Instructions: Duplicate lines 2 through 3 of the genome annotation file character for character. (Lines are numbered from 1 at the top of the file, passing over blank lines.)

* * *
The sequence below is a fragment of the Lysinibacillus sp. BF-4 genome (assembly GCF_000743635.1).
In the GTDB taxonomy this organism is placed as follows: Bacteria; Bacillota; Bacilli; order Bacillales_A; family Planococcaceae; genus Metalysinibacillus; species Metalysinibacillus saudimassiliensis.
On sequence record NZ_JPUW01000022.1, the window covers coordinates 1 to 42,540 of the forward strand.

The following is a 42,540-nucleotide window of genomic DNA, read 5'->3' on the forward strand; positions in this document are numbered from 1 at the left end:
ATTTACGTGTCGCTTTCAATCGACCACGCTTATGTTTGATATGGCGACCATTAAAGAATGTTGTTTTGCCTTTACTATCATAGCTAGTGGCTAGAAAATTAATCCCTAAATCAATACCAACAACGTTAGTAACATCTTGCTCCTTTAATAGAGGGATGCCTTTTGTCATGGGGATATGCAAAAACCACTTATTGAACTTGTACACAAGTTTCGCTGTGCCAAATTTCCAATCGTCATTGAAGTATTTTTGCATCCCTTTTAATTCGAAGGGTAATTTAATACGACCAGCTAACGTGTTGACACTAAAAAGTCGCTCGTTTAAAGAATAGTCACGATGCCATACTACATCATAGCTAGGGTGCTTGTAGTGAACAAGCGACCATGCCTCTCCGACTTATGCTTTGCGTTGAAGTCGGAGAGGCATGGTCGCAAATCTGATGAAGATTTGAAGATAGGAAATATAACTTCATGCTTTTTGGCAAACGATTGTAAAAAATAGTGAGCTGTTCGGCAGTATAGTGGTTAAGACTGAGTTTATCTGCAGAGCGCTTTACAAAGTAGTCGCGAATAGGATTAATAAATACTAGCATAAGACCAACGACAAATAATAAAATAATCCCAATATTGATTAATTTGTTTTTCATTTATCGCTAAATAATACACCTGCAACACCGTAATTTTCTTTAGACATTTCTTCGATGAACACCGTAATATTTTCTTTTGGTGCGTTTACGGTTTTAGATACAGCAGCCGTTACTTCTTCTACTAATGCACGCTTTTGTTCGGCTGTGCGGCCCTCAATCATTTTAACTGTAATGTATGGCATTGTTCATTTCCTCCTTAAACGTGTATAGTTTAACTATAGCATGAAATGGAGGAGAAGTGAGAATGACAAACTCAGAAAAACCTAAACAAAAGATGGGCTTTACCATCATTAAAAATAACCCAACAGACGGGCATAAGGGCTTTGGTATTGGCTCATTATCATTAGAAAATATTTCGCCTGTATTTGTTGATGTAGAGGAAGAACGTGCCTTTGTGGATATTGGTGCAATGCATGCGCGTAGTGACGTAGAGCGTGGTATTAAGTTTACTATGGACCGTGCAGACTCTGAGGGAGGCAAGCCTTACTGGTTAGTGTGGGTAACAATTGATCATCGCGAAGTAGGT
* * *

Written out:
In the GTDB taxonomy this organism is placed as follows: Bacteria; Bacillota; Bacilli; order Bacillales_A; family Planococcaceae; genus Metalysinibacillus; species Metalysinibacillus saudimassiliensis.
On sequence record NZ_JPUW01000022.1, the window covers coordinates 1 to 42,540 of the forward strand.